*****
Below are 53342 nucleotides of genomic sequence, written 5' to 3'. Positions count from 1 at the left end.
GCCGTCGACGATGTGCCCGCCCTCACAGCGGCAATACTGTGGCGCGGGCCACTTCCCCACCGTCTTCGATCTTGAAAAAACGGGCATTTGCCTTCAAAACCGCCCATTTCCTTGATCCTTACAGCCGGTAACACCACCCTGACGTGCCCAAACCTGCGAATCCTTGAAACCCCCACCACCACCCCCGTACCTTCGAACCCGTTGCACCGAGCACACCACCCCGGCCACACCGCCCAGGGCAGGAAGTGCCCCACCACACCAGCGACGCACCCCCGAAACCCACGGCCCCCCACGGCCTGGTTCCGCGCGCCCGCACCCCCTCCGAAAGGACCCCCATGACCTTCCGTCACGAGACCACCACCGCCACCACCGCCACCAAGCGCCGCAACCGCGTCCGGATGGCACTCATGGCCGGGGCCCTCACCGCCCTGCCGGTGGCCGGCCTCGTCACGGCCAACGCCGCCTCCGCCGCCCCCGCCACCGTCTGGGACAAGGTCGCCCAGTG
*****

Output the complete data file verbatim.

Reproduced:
Below are 53342 nucleotides of genomic sequence, written 5' to 3'. Positions count from 1 at the left end.
GCCGTCGACGATGTGCCCGCCCTCACAGCGGCAATACTGTGGCGCGGGCCACTTCCCCACCGTCTTCGATCTTGAAAAAACGGGCATTTGCCTTCAAAACCGCCCATTTCCTTGATCCTTACAGCCGGTAACACCACCCTGACGTGCCCAAACCTGCGAATCCTTGAAACCCCCACCACCACCCCCGTACCTTCGAACCCGTTGCACCGAGCACACCACCCCGGCCACACCGCCCAGGGCAGGAAGTGCCCCACCACACCAGCGACGCACCCCCGAAACCCACGGCCCCCCACGGCCTGGTTCCGCGCGCCCGCACCCCCTCCGAAAGGACCCCCATGACCTTCCGTCACGAGACCACCACCGCCACCACCGCCACCAAGCGCCGCAACCGCGTCCGGATGGCACTCATGGCCGGGGCCCTCACCGCCCTGCCGGTGGCCGGCCTCGTCACGGCCAACGCCGCCTCCGCCGCCCCCGCCACCGTCTGGGACAAGGTCGCCCAGTG